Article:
• Authorize software to run on registered mobile devices only. One app, for example, alerts physicians on their registered mobile phones when radiology reports are ready. Nonregistered devices are denied.
  • Examine new technology designed to balance security with ease of use. Sharing images through QR codes, for instance, illustrates the continually evolving nature of technology use-cases.
  • Ensure your technology platforms receive security updates. Working on an outdated and unsupported Windows 7.0 operating system, for example, could open security risks. Likewise, ensure antimalware software is up to date.

Small Steps Toward Significant Results

The increased demand for remote access to radiology systems has highlighted the tightrope radiology teams must walk between security and ease of access. While challenging, it is possible to achieve both goals.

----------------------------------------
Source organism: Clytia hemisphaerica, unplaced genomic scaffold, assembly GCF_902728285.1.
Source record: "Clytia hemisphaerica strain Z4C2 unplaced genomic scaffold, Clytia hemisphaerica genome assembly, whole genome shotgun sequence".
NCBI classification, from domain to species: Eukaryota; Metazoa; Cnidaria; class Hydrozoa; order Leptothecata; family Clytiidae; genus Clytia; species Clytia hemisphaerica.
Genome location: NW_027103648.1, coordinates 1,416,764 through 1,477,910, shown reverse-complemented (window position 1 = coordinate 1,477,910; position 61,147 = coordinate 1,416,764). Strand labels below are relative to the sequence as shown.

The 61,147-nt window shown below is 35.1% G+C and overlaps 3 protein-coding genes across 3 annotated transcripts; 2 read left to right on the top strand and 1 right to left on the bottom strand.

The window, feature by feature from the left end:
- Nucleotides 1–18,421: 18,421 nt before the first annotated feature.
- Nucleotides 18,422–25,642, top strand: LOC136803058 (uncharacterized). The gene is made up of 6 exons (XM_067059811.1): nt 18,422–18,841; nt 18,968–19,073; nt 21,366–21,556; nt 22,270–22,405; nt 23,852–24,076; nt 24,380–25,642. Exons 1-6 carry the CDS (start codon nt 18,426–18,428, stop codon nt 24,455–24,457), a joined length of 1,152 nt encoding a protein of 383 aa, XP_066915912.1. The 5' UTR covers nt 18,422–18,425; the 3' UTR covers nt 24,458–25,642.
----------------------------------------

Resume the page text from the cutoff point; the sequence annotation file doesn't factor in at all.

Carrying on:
Every radiology team can reduce risk by prioritizing security assessments, even if only for a few minutes each week. Just be sure to do it regularly and set realistic expectations.

Start small, and build over time. Establish good security policies and procedures, then communicate and enforce them. Purchase technologies that simplify image access through secure methods. With minimal capital outlay, radiology teams can evaluate their vulnerabilities, address them, and start to crush cyberthreats, even as they improve access to crucial medical images.

— Doug Schroeppel is the executive vice president of technical services for Novarad.